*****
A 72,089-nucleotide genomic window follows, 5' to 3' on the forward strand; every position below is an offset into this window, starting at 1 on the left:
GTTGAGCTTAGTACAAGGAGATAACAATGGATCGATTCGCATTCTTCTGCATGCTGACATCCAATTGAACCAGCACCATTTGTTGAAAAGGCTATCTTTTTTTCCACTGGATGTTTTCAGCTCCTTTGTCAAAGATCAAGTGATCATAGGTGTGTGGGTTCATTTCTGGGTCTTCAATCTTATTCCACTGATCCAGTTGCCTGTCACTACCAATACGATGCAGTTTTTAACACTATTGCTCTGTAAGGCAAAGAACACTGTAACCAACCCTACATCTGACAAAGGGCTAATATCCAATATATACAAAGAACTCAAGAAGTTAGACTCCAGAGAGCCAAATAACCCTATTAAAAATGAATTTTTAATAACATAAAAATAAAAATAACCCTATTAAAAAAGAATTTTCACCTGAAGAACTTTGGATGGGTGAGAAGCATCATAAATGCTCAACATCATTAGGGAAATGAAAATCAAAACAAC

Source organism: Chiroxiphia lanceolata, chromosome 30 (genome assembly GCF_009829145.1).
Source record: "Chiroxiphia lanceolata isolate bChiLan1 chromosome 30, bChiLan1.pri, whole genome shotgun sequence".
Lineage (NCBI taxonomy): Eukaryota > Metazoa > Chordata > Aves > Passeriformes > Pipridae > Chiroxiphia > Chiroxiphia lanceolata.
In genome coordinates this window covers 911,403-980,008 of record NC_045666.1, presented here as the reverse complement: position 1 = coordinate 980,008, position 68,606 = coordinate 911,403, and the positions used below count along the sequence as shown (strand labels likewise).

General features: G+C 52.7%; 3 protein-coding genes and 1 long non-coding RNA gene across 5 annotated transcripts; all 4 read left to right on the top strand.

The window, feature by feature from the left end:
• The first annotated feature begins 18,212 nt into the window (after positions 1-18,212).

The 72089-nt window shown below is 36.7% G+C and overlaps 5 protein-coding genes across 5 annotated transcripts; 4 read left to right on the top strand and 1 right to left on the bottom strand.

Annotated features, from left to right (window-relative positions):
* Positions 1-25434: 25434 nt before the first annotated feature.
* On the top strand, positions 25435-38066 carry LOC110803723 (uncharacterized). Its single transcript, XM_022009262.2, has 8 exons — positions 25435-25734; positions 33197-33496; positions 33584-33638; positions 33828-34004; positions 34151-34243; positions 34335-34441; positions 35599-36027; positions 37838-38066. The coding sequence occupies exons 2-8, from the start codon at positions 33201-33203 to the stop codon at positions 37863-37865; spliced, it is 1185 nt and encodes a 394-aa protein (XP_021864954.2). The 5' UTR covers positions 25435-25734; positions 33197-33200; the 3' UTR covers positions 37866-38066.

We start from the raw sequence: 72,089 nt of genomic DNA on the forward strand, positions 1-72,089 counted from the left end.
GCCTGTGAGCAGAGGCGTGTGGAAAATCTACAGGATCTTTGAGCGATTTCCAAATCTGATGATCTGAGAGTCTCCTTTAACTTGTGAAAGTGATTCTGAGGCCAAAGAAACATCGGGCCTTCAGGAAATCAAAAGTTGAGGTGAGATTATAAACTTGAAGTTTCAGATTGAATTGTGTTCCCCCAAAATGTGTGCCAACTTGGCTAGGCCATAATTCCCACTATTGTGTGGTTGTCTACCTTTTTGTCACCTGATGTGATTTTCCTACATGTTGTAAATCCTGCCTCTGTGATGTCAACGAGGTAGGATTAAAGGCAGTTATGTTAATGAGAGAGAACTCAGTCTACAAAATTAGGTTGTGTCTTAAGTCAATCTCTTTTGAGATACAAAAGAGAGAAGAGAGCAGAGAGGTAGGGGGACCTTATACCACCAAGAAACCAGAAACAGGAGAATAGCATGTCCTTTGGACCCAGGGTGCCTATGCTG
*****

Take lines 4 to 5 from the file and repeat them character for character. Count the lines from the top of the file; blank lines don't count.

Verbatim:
Source record: "Chiroxiphia lanceolata isolate bChiLan1 chromosome 30, bChiLan1.pri, whole genome shotgun sequence".
Lineage (NCBI taxonomy): Eukaryota > Metazoa > Chordata > Aves > Passeriformes > Pipridae > Chiroxiphia > Chiroxiphia lanceolata.